Have you ever read your car’s fuel consumption and emissions sticker on the windscreen and wondered why you can’t seem to match it? You aren’t alone.
Fuel economy and emissions results labelled under Australian Design Rule 81/02 are generated in laboratory testing. But with so many variables affecting fuel use in the real world, they’re best viewed as comparative figures when researching competitor vehicles rather than anything definitive.
A venture from the Australian Automobile Association (AAA) and Federal Government now aims to add depth to the issue, with a real-world testing regime underway and results set to be published within weeks.
The AAA is the peak body for Australia’s state-based motoring clubs such as the NRMA, RACV and RACQ, which altogether have a claimed 8.9 million members.
Detailed today by Prime Minister Anthony Albanese, the AAA’s ‘Real-World Testing Program’ intends to test 200 cars in real-world driving conditions over four years, and “quantify how each vehicle’s fuel economy and emissions performance varies from the laboratory test results reported at point of sale”.
An AAA pilot program of 30 vehicles tested back in 2017 found on average the cars consumed 23 per cent more than was found in their lab tests and published on their yellow stickers. One of the vehicles tested used 59 per cent more.
In addition, the real-world results achieved by 11 of the 12 diesel vehicles tested exceeded regulatory laboratory noxious emissions limits.
Since this time the lobby group has been calling for real-world testing. The federal government kicked in $14 million to fund the program, which commenced testing at a Geelong facility in August and will publish results from mid-November at https://realworld.org.au.
The AAA contends that the Volkswagen emissions scandal (‘dieselgate’) in which VW vehicles used software to trick lab tests, first showed that real-world testing was needed, “as stringent emissions regulations around the world were incentivising carmakers to optimise their vehicles’ fuel consumption and emissions performance for the laboratory tests used for regulatory compliance”.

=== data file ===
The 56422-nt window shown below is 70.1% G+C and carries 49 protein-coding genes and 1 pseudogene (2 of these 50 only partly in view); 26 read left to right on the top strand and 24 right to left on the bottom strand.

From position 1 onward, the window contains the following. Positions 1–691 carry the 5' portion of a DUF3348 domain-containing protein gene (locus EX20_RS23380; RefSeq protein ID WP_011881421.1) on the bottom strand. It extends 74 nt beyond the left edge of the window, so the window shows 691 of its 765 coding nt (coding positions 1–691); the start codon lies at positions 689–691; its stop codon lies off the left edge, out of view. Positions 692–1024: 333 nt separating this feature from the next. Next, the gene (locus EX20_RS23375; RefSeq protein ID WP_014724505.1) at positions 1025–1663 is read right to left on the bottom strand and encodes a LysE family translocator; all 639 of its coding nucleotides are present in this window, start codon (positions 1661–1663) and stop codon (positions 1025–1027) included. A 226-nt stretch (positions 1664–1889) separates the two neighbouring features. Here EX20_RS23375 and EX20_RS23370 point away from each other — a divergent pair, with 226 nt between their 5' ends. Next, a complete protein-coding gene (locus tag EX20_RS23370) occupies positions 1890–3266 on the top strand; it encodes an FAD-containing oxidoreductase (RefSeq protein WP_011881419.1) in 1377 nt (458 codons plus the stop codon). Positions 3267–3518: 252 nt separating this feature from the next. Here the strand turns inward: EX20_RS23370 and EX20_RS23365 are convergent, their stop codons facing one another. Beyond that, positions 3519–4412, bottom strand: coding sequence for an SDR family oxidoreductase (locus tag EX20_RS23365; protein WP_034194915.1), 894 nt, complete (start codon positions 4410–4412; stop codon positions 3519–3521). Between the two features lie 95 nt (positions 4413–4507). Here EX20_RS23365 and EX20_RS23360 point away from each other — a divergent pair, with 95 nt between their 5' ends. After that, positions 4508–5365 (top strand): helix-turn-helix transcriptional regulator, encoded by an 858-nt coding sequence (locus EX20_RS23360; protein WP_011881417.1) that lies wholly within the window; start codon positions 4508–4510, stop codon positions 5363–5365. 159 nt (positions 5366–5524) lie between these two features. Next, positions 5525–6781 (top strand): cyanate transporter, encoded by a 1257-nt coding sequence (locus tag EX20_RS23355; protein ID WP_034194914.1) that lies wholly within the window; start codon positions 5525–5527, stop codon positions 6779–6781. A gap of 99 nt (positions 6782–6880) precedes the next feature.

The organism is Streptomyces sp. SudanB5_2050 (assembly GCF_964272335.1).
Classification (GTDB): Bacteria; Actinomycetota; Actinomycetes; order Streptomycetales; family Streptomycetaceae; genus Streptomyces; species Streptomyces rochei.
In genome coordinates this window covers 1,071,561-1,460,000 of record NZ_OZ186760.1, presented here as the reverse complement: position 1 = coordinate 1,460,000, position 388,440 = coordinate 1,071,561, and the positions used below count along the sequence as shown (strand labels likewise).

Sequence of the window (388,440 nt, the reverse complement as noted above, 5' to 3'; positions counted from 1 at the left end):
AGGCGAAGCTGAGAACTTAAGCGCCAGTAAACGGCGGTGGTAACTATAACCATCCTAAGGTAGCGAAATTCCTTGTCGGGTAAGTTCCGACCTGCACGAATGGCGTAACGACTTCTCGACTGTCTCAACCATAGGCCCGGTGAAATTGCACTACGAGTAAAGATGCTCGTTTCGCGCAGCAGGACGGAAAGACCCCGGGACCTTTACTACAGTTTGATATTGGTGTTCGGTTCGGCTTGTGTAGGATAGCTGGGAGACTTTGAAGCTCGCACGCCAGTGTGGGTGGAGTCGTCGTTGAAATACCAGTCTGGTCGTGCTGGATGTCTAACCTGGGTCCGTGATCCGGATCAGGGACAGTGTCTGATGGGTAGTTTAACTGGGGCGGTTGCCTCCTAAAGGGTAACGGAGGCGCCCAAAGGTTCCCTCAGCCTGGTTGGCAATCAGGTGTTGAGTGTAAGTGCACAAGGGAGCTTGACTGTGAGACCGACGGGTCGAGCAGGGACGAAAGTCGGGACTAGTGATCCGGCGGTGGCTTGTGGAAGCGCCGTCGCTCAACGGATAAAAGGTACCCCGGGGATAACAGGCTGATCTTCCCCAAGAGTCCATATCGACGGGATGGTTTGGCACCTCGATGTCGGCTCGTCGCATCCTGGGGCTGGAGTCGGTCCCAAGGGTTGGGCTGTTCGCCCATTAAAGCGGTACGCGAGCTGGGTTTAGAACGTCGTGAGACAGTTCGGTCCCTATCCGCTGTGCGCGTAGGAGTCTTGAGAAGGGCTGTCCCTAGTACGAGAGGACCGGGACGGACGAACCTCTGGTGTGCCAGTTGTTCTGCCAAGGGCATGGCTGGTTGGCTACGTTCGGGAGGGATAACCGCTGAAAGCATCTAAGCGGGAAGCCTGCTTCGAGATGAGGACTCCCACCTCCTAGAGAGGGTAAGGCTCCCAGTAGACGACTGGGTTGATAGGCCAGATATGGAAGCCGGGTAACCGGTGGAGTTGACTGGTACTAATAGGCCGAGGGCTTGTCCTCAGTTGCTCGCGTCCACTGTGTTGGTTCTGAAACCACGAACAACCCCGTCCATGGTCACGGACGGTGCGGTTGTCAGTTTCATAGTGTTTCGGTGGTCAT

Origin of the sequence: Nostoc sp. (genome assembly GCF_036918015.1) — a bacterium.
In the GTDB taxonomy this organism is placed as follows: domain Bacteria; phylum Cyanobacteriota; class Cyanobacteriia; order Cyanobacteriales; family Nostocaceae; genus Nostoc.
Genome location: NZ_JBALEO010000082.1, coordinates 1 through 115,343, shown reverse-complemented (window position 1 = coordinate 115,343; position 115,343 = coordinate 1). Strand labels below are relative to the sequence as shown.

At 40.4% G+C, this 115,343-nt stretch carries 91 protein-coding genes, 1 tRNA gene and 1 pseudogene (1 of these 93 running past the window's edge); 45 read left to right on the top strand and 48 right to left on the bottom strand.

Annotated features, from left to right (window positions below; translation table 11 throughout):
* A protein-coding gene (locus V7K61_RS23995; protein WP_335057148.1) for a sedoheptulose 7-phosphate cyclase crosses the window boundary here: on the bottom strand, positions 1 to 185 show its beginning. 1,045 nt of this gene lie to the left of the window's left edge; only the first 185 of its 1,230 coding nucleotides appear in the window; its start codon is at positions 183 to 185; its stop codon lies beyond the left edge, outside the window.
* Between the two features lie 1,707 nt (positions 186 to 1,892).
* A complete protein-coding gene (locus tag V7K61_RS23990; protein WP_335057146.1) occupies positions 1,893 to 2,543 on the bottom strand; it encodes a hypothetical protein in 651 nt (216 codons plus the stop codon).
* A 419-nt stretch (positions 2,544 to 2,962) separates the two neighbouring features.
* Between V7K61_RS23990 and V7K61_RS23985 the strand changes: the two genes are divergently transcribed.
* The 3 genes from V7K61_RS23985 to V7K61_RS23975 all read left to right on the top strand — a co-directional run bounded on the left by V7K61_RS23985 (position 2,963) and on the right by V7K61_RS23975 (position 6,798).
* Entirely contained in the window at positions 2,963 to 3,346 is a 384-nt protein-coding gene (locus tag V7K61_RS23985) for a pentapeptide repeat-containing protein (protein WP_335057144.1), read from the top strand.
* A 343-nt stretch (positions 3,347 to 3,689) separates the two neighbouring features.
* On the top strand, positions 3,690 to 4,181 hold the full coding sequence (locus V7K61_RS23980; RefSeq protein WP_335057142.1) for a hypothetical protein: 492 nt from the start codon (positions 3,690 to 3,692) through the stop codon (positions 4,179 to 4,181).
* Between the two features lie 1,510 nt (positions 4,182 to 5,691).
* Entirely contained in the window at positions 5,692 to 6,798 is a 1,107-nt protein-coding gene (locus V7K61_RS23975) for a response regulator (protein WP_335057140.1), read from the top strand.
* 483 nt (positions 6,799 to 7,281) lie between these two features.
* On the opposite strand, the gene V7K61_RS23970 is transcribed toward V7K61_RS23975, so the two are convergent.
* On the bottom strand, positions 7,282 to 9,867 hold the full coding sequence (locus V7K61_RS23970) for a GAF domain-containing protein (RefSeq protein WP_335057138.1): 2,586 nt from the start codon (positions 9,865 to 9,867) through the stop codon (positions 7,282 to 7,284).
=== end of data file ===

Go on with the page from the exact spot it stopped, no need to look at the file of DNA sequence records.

Volkswagen wasn’t the only company investigated for using emissions-cheating software, though it wore the brunt of bad PR. Hyundai and Kia were raided in Europe in June 2022 and Stellantis brands Jeep and Ram were fined hundreds of millions of dollars in August 2022
“Australian car buyers have for too long been misled regarding their vehicle’s fuel consumption and environmental performance,” claims AAA managing director Michael Bradley.
“This Program will deliver Australians truth-in-advertising and drive down demand for cars that over-promise and under-deliver. Better information will enable families and fleet buyers to buy vehicles that will meet their budget and environmental requirements.
“The AAA is very grateful for the Government’s support, which will save consumers money, while benefiting the environment.”
What do you think about this idea, readers? Let us know in the comments.